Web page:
Surgery is a craft specialty: ‘doing’ in response to what is seen, felt and anticipated.
The potent odours and the raw images of flesh, elicit strong sensations and responses in the here-and-now or ‘thisness’ (haecceities) of practice. These experiences, trigger a world of affects and senses that can disturb or rupture familiar or established ways of thinking and knowing. This book attempts to articulate these emotional complexities of learning and practice by exploring affective encounters with the uncertainty of medical events. Employing a practice based inquiry, grounded in philosophical notions of affect and related concepts, real stories of actual practice are analysed and theorised to examine how events of clinical practice come to matter or become meaningful to surgeons, potentially disclosing new or modified capacities to see, think, understand and act. The philosophical writings of Alfred North Whitehead, Gilles Deleuze, Gilbert Simondon and Brian Massumi inform the exploration.
The critical discussions of this book are relevant for healthcare professionals, medical educators, practitioners and researchers interested in its main exploration: the affective conditions that emerge from disturbances in practice and their power to shape, construct and transform how professionals understand their practice and function within it.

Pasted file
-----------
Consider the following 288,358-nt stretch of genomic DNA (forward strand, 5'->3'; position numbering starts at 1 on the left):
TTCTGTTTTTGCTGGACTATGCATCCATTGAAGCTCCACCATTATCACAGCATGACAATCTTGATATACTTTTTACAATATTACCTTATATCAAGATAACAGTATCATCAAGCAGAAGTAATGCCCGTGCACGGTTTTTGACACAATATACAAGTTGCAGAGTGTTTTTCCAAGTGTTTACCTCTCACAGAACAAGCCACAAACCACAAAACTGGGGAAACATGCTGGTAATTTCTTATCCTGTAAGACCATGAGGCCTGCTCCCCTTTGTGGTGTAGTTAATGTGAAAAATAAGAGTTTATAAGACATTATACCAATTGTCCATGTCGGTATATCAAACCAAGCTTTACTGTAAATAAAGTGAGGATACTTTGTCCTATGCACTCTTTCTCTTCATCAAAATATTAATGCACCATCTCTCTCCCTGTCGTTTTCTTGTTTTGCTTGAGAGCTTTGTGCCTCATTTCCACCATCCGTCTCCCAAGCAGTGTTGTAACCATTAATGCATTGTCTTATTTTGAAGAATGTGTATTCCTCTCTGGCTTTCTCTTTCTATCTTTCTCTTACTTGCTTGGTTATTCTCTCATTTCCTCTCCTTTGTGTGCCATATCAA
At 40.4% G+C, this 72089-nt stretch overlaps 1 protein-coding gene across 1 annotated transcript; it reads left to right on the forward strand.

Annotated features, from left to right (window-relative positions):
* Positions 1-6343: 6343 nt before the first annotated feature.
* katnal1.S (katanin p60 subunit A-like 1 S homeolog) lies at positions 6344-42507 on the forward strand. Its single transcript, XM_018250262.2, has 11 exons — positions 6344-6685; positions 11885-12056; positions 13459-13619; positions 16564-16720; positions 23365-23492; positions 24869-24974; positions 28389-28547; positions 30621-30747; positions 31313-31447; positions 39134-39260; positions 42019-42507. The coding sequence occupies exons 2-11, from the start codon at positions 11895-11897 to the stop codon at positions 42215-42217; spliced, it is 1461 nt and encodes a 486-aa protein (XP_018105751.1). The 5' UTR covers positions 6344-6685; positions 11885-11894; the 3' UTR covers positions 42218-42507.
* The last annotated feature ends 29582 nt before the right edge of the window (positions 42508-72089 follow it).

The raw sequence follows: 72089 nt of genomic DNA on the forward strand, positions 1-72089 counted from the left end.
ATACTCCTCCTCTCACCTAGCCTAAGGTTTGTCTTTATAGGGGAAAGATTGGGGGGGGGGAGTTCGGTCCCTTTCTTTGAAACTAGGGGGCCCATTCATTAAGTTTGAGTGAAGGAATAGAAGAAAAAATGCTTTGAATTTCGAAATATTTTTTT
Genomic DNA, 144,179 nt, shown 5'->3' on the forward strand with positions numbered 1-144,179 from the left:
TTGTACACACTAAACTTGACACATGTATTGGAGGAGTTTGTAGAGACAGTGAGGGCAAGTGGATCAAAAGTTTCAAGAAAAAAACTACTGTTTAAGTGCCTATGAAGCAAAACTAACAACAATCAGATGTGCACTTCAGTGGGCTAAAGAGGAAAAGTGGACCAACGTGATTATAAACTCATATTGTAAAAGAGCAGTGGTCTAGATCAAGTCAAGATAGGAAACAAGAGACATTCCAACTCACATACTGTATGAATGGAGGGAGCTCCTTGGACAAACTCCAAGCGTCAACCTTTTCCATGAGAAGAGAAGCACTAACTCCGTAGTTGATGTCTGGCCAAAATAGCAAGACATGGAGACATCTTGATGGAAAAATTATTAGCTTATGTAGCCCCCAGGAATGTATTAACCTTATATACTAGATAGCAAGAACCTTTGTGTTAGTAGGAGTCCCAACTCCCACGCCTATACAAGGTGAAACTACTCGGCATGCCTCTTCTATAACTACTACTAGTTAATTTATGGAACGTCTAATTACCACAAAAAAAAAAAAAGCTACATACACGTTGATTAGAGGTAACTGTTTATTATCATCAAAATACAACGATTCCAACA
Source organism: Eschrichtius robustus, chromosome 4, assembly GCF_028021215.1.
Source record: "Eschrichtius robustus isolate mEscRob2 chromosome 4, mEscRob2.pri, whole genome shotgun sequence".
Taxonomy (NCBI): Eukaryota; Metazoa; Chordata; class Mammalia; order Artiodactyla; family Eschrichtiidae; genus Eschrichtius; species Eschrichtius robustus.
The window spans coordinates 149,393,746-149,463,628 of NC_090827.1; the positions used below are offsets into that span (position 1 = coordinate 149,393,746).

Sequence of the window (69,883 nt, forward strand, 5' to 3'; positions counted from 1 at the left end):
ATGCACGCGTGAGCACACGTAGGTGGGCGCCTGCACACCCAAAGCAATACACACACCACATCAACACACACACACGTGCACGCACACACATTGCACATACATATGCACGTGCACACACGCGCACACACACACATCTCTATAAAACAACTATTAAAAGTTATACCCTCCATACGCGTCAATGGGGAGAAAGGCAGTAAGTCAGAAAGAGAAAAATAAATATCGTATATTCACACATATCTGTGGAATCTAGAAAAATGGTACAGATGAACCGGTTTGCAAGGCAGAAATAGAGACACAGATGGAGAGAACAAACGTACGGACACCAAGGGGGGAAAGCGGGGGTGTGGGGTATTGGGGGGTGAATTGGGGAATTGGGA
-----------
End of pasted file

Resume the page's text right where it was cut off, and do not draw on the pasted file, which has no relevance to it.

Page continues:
Table of Contents
Part 1 Context and Theory 1. Introduction: How are Events of Clinical Practice Encountered? 2. The Nature of Affect: A Philosophical Approach 3. Exploring Experiences of Learning and Practice: Pedagogies of Encounter Part 2 Representations of Clinical Practice: Ideologies, Complexities and Candour 4. Conceptions of Care and Caring: Complicated Procedures versus Complex Experiences 5. Negotiating and Coping with Complex Events of Practice and Difficult Conversations Part 3 The Affective Conditions of Pedagogy and Practice 6. Beyond Pedagogical Aims: The Role of Subjectivity and Affect in Shaping the Reality of Surgical Training 7. Learner Identities: How is the Surgical Trainee Characterised and Regulated within Clinical Training Materials? 8. How Does the Structurisation of Medical Practice Enable and Control the Ways in which Practice is Lived and Realised? Part 4 Encountering the Reality of Clinical Practice: Coping and Learning in Contingent Environments 9. Making Sense of ‘Messy’ Practice: Affective Dispositions, the Obligations of Practice and Processes of Mattering
A.O. Mahendran is senior lecturer and consultant transplant surgeon at Queen Mary University/Barts and the Royal London Medical School, where she is also programme director for the MSc. in Physician Associate Studies. She undertook her specialist surgical training in London and New York and completed a PhD in Education at Goldsmiths’, University of London. She was the 2018 Winner of the (BERA) British Educational Research Association Doctoral Thesis Award.
Arunthathi Mahendran was awarded Best Doctoral thesis 2018 by the British Educational Research Association which formed the basis for this book.
"This is an inspired exploration of the crucial role of affect in learning in medical education. Intellectually and emotionally profound and compelling, the author explores through vivid personal accounts and contemporary theories the necessity and value of teaching with affect in clinical education and practice. The book presents a formidable and overdue challenge to conventional notions of detached concern and clinical objectivity in medical education, and exemplifies the vital insights which the critical medical humanities can bring to the professional formation of doctors and health professionals, as well as for patient-centred care." - Neville Chiavaroli, Senior Lecturer, Department of Medical Education, Melbourne Medical School, Australia